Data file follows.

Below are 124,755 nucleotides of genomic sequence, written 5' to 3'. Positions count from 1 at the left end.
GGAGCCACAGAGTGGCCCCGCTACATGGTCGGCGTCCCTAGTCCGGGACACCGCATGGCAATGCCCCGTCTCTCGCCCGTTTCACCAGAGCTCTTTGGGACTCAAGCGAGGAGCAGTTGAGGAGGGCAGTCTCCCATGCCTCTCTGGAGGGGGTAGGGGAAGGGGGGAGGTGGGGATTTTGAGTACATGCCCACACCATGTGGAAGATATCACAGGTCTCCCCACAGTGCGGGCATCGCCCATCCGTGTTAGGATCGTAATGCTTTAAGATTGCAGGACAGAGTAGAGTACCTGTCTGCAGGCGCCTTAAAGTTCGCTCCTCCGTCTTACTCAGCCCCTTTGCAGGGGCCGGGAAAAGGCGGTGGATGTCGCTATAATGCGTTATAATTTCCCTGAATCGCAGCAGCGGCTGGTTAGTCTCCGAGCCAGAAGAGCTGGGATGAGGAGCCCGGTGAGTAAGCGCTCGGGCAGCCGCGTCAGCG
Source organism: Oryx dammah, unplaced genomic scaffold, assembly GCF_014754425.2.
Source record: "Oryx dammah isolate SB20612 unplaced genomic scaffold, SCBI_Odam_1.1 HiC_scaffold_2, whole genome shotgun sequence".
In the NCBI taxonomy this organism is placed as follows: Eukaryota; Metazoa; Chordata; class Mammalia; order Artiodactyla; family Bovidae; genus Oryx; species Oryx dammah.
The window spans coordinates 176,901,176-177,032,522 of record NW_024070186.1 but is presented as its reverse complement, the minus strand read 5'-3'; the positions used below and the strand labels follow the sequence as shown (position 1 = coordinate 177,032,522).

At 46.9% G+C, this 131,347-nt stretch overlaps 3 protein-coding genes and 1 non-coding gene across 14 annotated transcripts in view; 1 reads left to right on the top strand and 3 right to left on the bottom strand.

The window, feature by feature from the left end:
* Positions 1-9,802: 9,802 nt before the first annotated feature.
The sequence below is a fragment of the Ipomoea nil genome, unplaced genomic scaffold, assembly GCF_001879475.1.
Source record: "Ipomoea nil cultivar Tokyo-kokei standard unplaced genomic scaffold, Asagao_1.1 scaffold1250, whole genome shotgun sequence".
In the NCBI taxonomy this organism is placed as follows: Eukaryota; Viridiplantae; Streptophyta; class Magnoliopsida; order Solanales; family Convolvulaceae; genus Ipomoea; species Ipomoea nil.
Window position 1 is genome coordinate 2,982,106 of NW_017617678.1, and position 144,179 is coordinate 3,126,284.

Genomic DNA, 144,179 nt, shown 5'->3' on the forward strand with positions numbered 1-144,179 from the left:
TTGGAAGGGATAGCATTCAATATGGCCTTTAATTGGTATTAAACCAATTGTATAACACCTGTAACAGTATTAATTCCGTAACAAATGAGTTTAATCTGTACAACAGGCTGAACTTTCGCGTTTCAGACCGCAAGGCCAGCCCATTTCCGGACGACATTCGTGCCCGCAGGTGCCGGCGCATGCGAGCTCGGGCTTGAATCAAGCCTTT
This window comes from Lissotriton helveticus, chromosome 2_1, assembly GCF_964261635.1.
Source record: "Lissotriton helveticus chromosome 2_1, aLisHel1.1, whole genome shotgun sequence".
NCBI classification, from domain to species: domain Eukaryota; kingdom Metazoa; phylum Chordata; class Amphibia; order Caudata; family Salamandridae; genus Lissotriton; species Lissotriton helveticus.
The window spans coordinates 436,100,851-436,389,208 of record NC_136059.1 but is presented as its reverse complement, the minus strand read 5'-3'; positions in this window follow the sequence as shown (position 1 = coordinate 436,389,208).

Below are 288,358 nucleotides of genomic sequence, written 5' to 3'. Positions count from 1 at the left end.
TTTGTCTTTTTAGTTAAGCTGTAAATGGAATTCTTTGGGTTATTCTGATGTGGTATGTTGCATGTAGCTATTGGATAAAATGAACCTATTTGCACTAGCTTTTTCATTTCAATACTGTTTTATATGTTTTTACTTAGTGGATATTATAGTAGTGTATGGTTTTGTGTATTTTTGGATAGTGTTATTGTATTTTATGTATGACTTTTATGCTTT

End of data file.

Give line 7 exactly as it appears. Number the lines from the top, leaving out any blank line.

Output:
At 46.9% G+C, this 131,347-nt stretch overlaps 3 protein-coding genes and 1 non-coding gene across 14 annotated transcripts in view; 1 reads left to right on the top strand and 3 right to left on the bottom strand.